Monday, October 26, 2009
'They are fruitless trees - twice dead - uprooted...' Jude 12.
When studying Jude for this sermon I was struck that Jude's response to people perverting the doctrine of grace, was not merely to restate the doctrine correctly - but to remind readers of lots of Bible stories. It seems that the Bible stories embed grace (rightly understood) deeper in us, than merely understanding the doctrine - which is of course necessary.
I tried to use the issue of teaching children the Bible as a way of exploring our need to be excited and thrilled by the Bible stories-
Thursday, October 08, 2009
The general tendency of evangelicals today is to view 25 minutes as the optimum length of time for a sermon. Over 30min is usually regarded as excessive or more than people can bear.
Obviously, if a preacher is dull, then even five minutes will be tedious - but assuming a preacher is competent, gifted and faithful in exposition - are we selling ourselves short in aiming to be the generation which has the shortest sermons in the history of Christianity?
Perhaps secular wisdom ought to give us pause for thought - In the above video David Cameron discusses his conference speech with William Hague and his wife. Cameron is asked how long his speech will be, and he replies,
'I'm trying to get it down to under an hour...'
At first I thought he was joking, then Hague admits that he sometimes spoke for over an hour and that was indeed too long.
Hague observes that the optimum attention span of the human mind has been shown to be 50min - and that applies to listening to a speech.
Cameron justified the hour long target for his speech by saying that the matters and occasion that he is speaking to merit time.
Might that not be even more true for the content of the Bible?
Wednesday, October 07, 2009
These proposals will be a terrible blow to British people's freedoms to minister and raise their families as they see fit. It will in due course hinder not only people who currently homeschool, but also Christian camps and Sunday Schools.
It is indicative of this government's statism that their ideology drives them to such authoritarian proposals. It is a sad situation when councils say they cannot intervene in horrific cases of abuse, such as baby P - due to not having enough resources. But they do have the resources to plan a massive further infringement of middle class freedoms.
The Christian Institute have more details - go to their site and get link to EMAIL your objections. There is only a few days for your view to be registered. (I guess the government wants consultation, but not too much!)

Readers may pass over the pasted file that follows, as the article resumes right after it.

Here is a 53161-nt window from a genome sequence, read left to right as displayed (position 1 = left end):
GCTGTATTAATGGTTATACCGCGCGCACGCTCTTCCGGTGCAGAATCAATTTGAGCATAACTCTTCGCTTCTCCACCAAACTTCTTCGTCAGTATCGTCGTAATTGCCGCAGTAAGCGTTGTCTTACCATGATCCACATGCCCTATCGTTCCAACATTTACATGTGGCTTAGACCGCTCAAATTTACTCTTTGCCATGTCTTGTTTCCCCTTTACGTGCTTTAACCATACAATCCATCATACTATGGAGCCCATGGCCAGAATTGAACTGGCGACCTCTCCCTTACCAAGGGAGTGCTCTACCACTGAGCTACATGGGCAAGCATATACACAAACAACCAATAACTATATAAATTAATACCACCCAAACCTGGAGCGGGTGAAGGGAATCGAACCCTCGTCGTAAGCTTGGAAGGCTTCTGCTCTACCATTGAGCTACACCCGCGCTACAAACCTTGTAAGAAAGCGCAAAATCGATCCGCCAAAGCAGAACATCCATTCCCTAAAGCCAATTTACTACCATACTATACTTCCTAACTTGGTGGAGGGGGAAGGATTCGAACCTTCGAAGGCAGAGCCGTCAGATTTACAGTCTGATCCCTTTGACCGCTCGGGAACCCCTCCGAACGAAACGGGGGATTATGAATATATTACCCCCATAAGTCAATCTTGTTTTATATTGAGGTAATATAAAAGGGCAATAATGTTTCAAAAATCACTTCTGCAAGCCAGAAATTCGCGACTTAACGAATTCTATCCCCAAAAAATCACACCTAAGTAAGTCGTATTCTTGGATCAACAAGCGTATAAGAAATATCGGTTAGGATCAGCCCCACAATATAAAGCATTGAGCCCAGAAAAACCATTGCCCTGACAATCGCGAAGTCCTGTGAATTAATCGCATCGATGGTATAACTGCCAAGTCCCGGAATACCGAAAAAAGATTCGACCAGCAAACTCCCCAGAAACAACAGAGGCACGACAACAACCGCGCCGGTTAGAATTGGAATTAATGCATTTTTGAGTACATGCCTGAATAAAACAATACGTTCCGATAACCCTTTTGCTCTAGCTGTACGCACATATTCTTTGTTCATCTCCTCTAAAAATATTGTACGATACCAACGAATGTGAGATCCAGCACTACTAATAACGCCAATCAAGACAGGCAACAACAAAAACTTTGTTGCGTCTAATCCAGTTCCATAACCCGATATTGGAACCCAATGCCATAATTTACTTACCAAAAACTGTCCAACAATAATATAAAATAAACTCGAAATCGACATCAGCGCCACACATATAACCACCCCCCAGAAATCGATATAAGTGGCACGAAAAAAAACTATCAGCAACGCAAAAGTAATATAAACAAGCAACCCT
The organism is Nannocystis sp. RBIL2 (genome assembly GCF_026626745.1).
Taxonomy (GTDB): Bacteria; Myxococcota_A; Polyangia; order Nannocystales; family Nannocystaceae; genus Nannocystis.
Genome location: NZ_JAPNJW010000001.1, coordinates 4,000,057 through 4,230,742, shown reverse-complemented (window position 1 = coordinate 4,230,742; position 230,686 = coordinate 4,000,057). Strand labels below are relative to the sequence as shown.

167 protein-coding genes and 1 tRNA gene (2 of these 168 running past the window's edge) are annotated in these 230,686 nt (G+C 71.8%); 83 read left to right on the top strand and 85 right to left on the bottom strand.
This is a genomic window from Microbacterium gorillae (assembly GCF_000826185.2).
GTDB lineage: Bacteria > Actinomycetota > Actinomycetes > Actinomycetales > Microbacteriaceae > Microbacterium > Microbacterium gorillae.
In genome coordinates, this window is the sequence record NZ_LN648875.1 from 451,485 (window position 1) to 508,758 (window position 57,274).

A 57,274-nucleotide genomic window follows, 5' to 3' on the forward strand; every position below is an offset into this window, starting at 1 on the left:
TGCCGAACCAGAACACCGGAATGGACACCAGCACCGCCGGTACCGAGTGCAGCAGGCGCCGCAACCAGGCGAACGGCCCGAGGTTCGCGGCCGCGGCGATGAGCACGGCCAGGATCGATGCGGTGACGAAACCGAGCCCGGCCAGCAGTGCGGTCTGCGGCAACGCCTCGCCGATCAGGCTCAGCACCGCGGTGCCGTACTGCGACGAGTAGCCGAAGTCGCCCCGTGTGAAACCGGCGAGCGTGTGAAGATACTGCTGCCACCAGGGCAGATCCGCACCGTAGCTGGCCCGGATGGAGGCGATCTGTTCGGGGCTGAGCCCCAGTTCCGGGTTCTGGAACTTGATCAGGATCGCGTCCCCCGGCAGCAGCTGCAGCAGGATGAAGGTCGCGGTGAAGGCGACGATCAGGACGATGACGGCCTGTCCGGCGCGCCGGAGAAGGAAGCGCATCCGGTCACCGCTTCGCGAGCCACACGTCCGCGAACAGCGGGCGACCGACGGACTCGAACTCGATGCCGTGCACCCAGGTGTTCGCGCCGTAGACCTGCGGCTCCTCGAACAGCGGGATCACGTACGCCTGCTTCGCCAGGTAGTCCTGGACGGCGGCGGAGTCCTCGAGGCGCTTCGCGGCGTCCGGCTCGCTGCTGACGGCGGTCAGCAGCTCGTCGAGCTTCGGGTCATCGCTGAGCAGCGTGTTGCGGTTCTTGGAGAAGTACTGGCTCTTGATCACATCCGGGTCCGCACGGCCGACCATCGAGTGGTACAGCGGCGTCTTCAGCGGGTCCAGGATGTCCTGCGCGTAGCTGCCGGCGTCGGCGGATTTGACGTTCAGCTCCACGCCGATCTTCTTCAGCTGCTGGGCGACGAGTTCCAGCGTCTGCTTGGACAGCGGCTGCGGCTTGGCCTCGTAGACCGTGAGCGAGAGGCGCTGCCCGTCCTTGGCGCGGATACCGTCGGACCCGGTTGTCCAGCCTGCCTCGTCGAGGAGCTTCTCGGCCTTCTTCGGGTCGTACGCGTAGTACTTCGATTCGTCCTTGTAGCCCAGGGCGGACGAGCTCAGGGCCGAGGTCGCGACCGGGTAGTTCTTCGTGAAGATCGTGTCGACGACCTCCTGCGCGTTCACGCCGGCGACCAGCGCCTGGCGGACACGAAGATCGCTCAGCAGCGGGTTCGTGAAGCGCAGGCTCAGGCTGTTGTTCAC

Monday, October 05, 2009
One of the most insidious temptations for evangelical Christians is to understand and accept the Gospel initially, then over time, begin to build an identity and sense of security upon our response to that Gospel.
It is almost inevitable that this problem manifest itself in our lives in one way or another. Changes inevitably flow from becoming a Christian - battling sin, changing relationship patterns, beginning church attendance, trying to evangelise. With time, one begins to feel that doing these things makes you a Christian. Intellectually, a person believes the Gospel; functionally, security and identity are built upon the good things that form a response to that Gospel.
One of the distinctive features of Augustine's theology was his deep appreciation of the Christian's ongoing need to depend on God's grace.
So, he preached against the ever present danger of building upon our response to the Gospel:
'When one relies on one's own virtue, the result is great sin.' Sermon 163.10.
May we have a deeper, fresher sense of the reality of God's grace!
Thursday, October 01, 2009
Tim Keller has done much to popularise reformed teaching on the subtle dangers of idolatry. Previous generations of evangelicals have focused upon sin as transgression; Keller reminds us that idolatry is also a fundamental Biblical way of viewing sin.
The reformed teaching on idolatry is associated with John Calvin, who famously wrote that the human heart is a 'factory of idols.'
The reformed idea of idols in the heart is rooted in Biblical texts such as Ezekiel 14:3: "Son of man, these men have set up idols in their hearts and put wicked stumbling blocks before their faces. Should I let them inquire of me at all?"
Augustine of Hippo ought to receive some credit for highlighting the Biblical theme of heart idolatry, long before the 16th century reformation.
There had been some civil disturbance as a result of some physical idols being destroyed on property which a recently converted owner had donated to the church. Augustine took up the theme in Sermon 62.18:
'The land was given to the church. Should idols remain on church property? It is not enough for the pagans that we don't destroy idols in their country villas - they even want them preserved on our property?
We preach against idols. We remove them from people's hearts. We persecute idols; We don't deny it. Should we preserve idols? I don't destroy them where I have no authority to; I don't do it where the owner of the property objects - but where he desires it done, where he is grateful it is done - I would sin if I held back.'
In this sermon, we can see Augustine using a real life case of contentious idol destruction, in the physical sense, as a springboard to preach about what he really wants to see done - the dismantling of idols which reign in our hearts.